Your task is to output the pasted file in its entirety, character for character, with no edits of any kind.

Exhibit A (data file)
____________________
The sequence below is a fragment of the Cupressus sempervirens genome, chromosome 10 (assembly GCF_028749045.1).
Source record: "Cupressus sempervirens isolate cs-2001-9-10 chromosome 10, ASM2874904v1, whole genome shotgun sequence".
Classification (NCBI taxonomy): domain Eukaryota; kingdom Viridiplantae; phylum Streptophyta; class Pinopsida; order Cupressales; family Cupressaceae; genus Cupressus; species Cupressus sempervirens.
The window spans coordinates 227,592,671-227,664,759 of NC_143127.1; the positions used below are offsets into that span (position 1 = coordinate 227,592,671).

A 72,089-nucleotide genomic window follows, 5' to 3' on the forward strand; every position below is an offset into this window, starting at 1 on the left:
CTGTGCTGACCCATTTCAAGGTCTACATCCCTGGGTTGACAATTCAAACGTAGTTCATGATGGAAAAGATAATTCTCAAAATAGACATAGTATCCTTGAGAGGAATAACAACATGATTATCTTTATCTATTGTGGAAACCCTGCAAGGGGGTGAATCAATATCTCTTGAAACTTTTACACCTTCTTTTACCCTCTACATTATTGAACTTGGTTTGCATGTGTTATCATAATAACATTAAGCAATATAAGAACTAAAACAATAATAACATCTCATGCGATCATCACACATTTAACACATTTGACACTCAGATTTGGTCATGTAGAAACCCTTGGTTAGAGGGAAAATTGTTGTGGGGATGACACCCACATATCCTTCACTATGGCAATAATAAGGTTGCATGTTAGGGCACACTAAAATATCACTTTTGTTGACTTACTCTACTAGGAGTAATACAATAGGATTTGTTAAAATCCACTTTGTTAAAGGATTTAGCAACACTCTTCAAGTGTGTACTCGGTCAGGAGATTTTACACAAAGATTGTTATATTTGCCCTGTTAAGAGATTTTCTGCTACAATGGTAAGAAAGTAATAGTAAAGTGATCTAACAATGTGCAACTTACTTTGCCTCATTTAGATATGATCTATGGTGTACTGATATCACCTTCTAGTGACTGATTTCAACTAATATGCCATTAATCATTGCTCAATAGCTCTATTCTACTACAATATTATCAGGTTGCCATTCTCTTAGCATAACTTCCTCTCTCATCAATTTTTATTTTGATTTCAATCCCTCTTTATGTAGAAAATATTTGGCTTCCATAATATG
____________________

The sequence below is a fragment of the Cupressus sempervirens genome, chromosome 10 (assembly GCF_028749045.1).
Source record: "Cupressus sempervirens isolate cs-2001-9-10 chromosome 10, ASM2874904v1, whole genome shotgun sequence".
Classification (NCBI taxonomy): domain Eukaryota; kingdom Viridiplantae; phylum Streptophyta; class Pinopsida; order Cupressales; family Cupressaceae; genus Cupressus; species Cupressus sempervirens.
The window spans coordinates 227,592,671-227,664,759 of NC_143127.1; the positions used below are offsets into that span (position 1 = coordinate 227,592,671).

A 72,089-nucleotide genomic window follows, 5' to 3' on the forward strand; every position below is an offset into this window, starting at 1 on the left:
CTGTGCTGACCCATTTCAAGGTCTACATCCCTGGGTTGACAATTCAAACGTAGTTCATGATGGAAAAGATAATTCTCAAAATAGACATAGTATCCTTGAGAGGAATAACAACATGATTATCTTTATCTATTGTGGAAACCCTGCAAGGGGGTGAATCAATATCTCTTGAAACTTTTACACCTTCTTTTACCCTCTACATTATTGAACTTGGTTTGCATGTGTTATCATAATAACATTAAGCAATATAAGAACTAAAACAATAATAACATCTCATGCGATCATCACACATTTAACACATTTGACACTCAGATTTGGTCATGTAGAAACCCTTGGTTAGAGGGAAAATTGTTGTGGGGATGACACCCACATATCCTTCACTATGGCAATAATAAGGTTGCATGTTAGGGCACACTAAAATATCACTTTTGTTGACTTACTCTACTAGGAGTAATACAATAGGATTTGTTAAAATCCACTTTGTTAAAGGATTTAGCAACACTCTTCAAGTGTGTACTCGGTCAGGAGATTTTACACAAAGATTGTTATATTTGCCCTGTTAAGAGATTTTCTGCTACAATGGTAAGAAAGTAATAGTAAAGTGATCTAACAATGTGCAACTTACTTTGCCTCATTTAGATATGATCTATGGTGTACTGATATCACCTTCTAGTGACTGATTTCAACTAATATGCCATTAATCATTGCTCAATAGCTCTATTCTACTACAATATTATCAGGTTGCCATTCTCTTAGCATAACTTCCTCTCTCATCAATTTTTATTTTGATTTCAATCCCTCTTTATGTAGAAAATATTTGGCTTCCATAATATG